Pennsylvania residents have probably heard about the self-driving cars that are being developed by companies like Google. Manufacturers of autonomous vehicles are saying that car accidents will soon be a thing of the past. According to the president of Volvo, the autonomous safety features on the Swedish company's cars should eliminate injuries to occupants of its vehicles by 2020.
With all of the talk about monumental advances in car safety, some people are asking whether self-driving cars will kill the auto insurance industry. If there are no car accidents and no need to purchase liability insurance, many auto insurance jobs could become obsolete. Some analysts are even predicting that the auto insurance market will decline by 60 percent over the next couple of decades.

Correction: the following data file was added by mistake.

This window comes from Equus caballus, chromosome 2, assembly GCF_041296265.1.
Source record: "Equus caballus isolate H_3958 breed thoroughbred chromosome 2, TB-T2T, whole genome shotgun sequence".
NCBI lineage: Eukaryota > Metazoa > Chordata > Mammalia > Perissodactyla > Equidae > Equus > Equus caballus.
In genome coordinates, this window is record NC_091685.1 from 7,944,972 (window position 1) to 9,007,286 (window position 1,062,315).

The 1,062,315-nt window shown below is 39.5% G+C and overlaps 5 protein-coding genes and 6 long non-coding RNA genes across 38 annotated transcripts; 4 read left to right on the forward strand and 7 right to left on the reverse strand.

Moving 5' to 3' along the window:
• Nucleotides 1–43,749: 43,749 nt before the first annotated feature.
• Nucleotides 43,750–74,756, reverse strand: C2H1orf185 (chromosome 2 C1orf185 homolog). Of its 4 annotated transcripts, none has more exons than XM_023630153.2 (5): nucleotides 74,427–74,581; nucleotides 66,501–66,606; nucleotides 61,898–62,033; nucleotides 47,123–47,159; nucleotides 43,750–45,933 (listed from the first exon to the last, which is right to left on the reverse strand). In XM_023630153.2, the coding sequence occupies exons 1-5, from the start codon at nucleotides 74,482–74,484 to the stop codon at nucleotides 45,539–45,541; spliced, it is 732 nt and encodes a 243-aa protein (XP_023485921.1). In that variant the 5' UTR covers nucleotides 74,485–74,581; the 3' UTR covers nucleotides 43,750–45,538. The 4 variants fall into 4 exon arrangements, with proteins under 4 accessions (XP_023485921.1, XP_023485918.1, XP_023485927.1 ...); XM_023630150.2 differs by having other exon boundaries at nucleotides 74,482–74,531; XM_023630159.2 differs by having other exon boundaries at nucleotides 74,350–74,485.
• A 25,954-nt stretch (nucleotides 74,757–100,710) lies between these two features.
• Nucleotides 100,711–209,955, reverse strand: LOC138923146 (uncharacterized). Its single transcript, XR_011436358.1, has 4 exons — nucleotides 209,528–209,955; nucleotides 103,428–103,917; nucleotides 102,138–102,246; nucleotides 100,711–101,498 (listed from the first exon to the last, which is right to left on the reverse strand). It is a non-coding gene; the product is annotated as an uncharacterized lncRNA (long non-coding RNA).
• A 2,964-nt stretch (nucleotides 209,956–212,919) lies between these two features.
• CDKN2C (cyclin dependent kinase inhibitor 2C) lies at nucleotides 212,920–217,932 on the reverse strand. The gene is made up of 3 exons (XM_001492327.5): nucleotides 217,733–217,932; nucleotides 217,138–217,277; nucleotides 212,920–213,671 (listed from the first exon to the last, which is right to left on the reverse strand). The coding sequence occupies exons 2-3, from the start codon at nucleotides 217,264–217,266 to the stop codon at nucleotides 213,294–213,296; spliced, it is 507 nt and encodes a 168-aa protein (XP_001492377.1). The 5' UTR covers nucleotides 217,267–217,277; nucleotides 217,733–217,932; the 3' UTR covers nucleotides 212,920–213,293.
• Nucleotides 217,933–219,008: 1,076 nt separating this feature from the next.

While the elimination of car accidents could affect the insurance industry, it is still unclear whether autonomous cars will actually live up to their hype. Many analysts, including RAND researchers, say that the safety of autonomous cars has not been studied sufficiently in real world scenarios. Although there is promising research about the safety of autonomous cars, studies do not include enough real world tests. Even if autonomous cars do become accident-proof, insurance may still be needed for theft and property damage.
Until the day arrives where self-driving cars are ubiquitous, motor vehicle collisions will continue to take place. Research has shown that the great majority of accidents are caused by human factors. Most states have cracked down on texting and driving, for example, but that is just one of many distractions that motorists can face. A person who is injured in a crash caused by a distracted driver may find it advisable to have legal assistance in pursuing a civil action for damages.